Research areas

Research at  the Chair of Management, Organization Studies, and HRM (MOP) is problem-oriented and focuses on the three broad research fields of (strategic) management, organization studies, and human resource management, as well as their interfaces. Rooted in business-related explanatory approaches, the research is fundamentally interdisciplinary, drawing on insights from adjacent disciplines such as psychology, sociology, and economics.

Thematically, our research spans various topics within these three areas.

In the field of organization studies, the emphasis is on the internal and cross-organizational design of structures and processes, as well as the decision-making and learning behavior of individual actors and groups (e.g., teams) within organizations. Exemple themse encompass organizational learning, individual learning processes within organizations, handling organizational diversity, and the impact of demographic changes and digitalization on organizational structures and processes.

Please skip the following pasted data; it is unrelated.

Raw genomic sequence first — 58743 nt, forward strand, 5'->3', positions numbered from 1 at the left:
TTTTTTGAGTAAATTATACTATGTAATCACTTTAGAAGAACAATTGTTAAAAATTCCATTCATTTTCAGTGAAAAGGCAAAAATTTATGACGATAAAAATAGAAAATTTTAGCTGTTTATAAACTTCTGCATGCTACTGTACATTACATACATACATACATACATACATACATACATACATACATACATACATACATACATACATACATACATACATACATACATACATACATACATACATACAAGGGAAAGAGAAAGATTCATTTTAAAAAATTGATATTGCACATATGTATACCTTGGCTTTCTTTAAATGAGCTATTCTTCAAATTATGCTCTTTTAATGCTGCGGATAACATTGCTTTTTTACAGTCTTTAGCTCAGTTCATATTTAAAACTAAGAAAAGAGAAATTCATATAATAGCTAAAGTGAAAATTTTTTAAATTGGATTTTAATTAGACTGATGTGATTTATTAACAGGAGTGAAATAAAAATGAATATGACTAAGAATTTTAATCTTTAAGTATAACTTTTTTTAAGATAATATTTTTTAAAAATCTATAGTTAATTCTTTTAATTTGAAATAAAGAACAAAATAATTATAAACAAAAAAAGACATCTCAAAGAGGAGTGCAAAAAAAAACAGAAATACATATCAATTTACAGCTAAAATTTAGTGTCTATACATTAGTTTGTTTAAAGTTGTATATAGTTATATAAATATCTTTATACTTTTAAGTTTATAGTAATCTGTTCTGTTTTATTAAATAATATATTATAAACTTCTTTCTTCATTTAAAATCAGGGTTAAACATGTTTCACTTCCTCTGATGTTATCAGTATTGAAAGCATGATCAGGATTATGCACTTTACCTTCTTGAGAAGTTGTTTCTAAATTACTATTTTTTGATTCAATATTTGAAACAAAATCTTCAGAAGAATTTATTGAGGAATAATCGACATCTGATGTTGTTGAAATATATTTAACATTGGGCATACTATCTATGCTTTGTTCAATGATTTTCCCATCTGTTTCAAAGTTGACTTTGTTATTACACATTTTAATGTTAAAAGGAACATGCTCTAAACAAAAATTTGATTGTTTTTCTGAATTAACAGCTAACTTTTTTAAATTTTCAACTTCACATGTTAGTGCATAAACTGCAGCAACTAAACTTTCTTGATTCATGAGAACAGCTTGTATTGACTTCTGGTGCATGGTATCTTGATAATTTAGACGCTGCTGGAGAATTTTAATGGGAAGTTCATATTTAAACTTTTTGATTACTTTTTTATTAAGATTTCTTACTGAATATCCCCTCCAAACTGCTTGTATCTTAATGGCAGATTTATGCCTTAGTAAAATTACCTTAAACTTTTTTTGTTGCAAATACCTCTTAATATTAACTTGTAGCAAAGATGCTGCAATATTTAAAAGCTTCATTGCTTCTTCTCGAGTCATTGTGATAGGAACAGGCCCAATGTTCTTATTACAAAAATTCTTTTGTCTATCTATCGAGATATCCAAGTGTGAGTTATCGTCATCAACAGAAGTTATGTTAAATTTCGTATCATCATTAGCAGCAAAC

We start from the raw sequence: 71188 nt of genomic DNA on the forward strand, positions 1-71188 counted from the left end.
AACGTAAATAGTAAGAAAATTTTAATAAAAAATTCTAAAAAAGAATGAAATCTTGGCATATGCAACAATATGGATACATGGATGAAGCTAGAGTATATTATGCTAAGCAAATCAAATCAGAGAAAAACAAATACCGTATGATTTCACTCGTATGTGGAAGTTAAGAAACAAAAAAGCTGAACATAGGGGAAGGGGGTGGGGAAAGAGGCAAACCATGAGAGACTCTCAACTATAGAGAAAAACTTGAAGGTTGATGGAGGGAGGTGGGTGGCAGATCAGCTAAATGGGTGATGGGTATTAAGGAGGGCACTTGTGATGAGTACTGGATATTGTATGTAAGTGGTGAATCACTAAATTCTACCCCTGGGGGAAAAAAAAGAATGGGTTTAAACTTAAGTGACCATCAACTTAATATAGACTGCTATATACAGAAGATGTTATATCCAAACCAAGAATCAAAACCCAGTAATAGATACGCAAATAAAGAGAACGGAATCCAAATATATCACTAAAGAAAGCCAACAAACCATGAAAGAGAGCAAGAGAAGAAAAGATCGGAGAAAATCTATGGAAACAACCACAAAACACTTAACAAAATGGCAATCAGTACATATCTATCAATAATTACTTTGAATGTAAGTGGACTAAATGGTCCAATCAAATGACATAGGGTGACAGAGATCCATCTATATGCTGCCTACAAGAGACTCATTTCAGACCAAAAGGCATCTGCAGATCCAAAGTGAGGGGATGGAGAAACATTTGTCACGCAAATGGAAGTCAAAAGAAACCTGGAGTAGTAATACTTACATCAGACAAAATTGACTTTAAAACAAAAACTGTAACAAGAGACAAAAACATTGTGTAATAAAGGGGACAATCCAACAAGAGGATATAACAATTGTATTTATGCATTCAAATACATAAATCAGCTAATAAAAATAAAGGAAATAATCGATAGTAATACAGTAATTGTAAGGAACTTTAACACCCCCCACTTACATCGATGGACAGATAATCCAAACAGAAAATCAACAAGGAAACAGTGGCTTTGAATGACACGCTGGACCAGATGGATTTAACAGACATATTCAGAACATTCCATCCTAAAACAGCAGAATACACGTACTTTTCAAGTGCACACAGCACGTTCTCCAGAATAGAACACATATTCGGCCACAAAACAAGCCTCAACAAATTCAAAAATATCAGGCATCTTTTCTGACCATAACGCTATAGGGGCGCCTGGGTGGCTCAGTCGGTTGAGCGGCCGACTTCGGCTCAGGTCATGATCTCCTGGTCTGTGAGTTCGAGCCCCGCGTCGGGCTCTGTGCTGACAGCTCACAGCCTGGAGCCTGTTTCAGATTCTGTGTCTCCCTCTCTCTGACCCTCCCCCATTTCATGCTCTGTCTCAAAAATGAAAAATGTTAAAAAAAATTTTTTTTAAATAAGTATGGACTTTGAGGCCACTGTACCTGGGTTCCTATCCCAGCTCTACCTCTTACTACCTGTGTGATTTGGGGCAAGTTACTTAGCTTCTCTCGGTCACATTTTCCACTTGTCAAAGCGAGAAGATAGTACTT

Within the realm of (strategic) management, we investigate  issues related to leadership, with a focus on understanding why certain firms are more successful than others in competitive markets (e.g.,  mergers & acquisitions (M&As) as components of corporate strategy, determinants of strategic shifts, facets of strategic decision behavior (e.g., within the context of collaborations and cooperations), and institutional influences in international comparison).

We conceive of Human Resources as embedded within the company's strategic framework and directed towards the sustainable attainment of competitive advantages. In alignment with this understanding, we examine employee-centric design aspects for the acquisition, development, enhancement, and retention of human resources (e.g.,  employer branding, employee motivation, communication and intra-organizational knowledge transfer, and challenges of international human resources management).

Methodologically, our research, of which some is conducted in collaboration with companies, follows an empirical approach across all three areas, using large-scale quantitative secondary data sets as well as  primary data (collected online and offline) including experimental data.